AC-2, AU-12, CA-7, CM-3, SC-5, SC-7, SI-4

Cyber Defense Analyst

DE.CM-3: Personnel activity is monitored to detect potential cybersecurity events.

CA-7, PE-3, PE-6, PE-20

Network Operations


DE.CM-7: Monitoring for unauthorized personnel, connections, devices, and software is performed.

AU-12, CA-7, CM-3, CM-8, PE-3, PE-6, PE-20, SI-4

Threat/Warning Analyst

Detection Processes (DE.DP): Detection processes and procedures are maintained and tested to ensure awareness of anomalous events.

DE.DP-4: Event detection information is communicated.

10.1 Audit logs are generated, documenting user activity.

10.2 Audit events are logged.

10.2.1 User account privileges are documented.

10.2.7 The creation and deletion of system level objects are logged.

10.3 Events are logged so that they are auditable.

10.5 Audit logs are strongly protected, including encryption and strong role-based authentication for authorized log users.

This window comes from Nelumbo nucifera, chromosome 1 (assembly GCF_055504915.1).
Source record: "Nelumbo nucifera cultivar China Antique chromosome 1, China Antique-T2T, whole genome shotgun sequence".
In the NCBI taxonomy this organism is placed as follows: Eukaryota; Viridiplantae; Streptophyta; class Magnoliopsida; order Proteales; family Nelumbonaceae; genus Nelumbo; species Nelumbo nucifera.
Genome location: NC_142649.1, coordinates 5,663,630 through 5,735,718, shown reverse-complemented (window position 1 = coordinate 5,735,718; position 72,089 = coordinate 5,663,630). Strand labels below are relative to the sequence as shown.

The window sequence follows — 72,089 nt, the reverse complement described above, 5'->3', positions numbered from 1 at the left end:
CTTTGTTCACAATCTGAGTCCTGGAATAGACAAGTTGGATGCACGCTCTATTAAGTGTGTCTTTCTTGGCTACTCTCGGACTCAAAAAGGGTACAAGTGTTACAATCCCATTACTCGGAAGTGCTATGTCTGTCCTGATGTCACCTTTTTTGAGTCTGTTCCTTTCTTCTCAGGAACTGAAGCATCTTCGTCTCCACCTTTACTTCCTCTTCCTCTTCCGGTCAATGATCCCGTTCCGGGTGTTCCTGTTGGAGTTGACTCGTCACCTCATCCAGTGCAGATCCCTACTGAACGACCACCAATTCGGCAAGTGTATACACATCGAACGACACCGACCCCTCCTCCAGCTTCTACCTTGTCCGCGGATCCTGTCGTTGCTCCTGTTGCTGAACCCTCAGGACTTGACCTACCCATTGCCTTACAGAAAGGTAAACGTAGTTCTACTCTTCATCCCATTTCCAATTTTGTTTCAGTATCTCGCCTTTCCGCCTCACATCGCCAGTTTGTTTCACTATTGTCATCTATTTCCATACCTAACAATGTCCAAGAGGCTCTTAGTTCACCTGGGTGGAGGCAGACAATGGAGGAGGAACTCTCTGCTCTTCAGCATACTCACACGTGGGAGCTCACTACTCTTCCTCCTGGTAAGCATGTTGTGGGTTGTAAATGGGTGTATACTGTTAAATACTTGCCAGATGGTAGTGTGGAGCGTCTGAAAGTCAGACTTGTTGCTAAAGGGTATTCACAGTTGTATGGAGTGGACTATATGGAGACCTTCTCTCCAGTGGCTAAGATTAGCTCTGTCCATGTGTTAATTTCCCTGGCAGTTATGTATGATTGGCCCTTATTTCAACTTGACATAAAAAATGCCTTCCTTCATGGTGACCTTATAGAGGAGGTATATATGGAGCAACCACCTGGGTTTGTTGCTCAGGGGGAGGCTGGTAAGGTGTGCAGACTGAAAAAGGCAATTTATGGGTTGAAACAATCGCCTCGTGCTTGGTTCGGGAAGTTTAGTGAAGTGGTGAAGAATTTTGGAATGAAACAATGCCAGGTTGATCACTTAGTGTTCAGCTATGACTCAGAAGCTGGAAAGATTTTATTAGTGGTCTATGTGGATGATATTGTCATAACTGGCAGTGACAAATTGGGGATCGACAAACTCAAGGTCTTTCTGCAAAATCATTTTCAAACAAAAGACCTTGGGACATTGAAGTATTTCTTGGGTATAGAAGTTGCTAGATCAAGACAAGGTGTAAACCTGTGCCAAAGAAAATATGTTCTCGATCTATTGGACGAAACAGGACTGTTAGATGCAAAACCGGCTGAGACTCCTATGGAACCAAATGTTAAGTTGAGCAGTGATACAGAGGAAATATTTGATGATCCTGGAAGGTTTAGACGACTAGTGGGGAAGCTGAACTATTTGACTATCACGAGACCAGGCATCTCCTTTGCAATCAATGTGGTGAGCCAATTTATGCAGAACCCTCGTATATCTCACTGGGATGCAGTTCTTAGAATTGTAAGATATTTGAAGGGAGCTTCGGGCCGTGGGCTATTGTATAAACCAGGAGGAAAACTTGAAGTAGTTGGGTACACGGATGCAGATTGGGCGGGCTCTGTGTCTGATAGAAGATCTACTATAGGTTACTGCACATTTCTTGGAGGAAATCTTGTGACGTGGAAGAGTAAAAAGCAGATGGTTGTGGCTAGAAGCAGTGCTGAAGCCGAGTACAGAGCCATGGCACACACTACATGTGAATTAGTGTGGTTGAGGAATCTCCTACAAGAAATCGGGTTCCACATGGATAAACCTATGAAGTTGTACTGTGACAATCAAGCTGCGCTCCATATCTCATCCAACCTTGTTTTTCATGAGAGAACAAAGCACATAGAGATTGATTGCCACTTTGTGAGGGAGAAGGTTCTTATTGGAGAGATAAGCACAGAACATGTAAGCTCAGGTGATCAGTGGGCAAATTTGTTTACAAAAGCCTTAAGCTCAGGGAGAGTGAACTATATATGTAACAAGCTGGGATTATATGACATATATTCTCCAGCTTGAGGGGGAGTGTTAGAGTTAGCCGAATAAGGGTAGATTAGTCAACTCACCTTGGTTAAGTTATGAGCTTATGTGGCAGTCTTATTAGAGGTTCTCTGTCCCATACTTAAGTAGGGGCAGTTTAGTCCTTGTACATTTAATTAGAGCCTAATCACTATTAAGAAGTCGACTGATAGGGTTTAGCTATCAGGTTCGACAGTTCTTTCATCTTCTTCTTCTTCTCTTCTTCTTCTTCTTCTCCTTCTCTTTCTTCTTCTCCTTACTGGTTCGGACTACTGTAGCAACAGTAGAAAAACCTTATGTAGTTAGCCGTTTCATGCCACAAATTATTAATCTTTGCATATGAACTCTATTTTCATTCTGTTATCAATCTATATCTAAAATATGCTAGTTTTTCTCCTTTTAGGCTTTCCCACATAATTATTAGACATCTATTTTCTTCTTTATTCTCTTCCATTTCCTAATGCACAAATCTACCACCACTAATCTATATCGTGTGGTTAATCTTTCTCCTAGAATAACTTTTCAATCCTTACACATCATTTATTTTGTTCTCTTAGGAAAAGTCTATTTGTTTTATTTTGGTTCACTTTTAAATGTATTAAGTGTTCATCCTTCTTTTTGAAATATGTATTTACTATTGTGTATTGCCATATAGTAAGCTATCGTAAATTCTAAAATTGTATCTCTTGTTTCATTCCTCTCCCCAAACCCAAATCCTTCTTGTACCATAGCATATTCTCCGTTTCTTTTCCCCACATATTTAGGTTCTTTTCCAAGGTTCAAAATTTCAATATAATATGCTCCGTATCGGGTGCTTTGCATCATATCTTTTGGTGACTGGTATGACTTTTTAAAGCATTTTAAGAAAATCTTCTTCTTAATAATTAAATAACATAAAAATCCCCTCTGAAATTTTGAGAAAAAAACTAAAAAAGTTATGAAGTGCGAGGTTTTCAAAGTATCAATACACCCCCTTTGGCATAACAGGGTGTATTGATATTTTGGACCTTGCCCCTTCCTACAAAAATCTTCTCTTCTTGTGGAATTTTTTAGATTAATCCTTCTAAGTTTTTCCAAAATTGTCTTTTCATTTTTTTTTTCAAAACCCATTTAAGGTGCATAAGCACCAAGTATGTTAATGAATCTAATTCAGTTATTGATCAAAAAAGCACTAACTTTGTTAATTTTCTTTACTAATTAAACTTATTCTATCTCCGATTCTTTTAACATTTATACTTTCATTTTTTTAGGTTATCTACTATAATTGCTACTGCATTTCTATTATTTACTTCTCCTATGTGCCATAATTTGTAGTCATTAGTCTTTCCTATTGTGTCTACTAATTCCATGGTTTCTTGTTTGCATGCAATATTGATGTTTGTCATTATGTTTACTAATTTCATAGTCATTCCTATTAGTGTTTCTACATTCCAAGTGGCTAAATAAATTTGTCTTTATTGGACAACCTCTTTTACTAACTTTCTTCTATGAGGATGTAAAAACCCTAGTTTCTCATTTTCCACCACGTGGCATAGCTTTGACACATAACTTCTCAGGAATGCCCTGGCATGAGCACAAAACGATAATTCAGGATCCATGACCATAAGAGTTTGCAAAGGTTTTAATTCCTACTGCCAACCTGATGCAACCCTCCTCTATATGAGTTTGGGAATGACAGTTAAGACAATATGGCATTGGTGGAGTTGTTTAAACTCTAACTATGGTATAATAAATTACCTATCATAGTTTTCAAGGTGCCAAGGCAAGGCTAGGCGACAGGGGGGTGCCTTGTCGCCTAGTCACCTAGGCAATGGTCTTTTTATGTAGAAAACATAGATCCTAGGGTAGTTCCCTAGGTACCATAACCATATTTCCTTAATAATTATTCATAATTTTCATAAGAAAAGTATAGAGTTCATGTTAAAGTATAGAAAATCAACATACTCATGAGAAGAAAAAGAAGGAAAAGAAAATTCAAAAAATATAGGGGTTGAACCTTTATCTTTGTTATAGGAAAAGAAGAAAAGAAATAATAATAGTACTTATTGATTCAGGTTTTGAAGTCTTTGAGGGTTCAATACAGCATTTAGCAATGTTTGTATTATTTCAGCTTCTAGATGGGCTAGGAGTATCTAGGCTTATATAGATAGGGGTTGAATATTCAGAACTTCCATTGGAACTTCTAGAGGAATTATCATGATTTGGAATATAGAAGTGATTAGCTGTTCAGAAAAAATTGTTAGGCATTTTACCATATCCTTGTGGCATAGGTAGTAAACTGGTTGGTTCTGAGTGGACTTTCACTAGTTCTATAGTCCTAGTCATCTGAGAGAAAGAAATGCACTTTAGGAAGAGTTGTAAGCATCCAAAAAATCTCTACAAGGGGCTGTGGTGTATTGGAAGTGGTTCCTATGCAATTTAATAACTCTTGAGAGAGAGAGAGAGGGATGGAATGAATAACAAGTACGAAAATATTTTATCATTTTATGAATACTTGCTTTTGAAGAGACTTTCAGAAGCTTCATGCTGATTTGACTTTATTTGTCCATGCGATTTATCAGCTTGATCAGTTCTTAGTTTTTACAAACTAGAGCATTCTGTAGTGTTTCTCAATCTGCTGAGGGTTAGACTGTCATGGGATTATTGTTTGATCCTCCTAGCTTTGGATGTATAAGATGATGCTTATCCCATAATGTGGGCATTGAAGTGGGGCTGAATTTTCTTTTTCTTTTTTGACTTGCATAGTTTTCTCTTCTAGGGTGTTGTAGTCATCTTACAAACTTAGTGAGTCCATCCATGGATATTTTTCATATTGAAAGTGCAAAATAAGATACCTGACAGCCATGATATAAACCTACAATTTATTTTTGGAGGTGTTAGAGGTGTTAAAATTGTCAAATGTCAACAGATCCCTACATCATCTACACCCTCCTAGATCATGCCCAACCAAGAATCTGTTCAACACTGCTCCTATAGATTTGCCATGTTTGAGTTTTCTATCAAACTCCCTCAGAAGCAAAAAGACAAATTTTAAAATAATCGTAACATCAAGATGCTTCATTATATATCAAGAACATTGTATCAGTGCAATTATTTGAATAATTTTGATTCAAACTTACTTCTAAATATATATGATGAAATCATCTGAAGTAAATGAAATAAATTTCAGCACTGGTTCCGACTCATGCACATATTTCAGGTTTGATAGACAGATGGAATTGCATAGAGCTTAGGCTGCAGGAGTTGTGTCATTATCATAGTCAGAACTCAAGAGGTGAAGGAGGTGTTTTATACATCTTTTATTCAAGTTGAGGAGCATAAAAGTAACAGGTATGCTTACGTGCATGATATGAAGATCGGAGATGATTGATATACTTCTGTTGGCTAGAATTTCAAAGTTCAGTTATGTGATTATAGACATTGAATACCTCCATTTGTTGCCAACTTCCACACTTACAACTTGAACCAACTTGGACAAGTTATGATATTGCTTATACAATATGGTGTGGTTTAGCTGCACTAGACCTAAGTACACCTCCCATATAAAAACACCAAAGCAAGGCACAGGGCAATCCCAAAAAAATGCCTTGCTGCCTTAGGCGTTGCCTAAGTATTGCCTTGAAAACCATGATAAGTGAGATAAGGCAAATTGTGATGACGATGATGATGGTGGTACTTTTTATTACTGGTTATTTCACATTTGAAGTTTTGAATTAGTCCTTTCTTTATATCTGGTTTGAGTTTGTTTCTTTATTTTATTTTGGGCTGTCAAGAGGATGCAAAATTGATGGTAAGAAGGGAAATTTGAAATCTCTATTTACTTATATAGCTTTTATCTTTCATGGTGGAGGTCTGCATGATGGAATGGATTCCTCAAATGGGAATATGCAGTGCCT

AU-6, CA-2, CA-7, RA-5, SI-4

Cyber Defense Infrastructure Support Specialist

Appendix B Privacy Framework Mapping

Table B-1 shows National Institute of Standards and Technology (NIST) Privacy Framework Subcategories as outcomes addressed in this practice guide and mapped to the property management (PMS) reference design components.

Table B-1 Securing Property Management Systems: NIST Privacy Framework Components Mapping

Privacy Framework Function

Privacy Framework Category

Privacy Framework Subcategory

PMS Reference Design Component


Inventory and Mapping (ID.IM-P)

ID.IM-P4: Data actions of the systems/products/services are inventoried.


CounterACT 8.1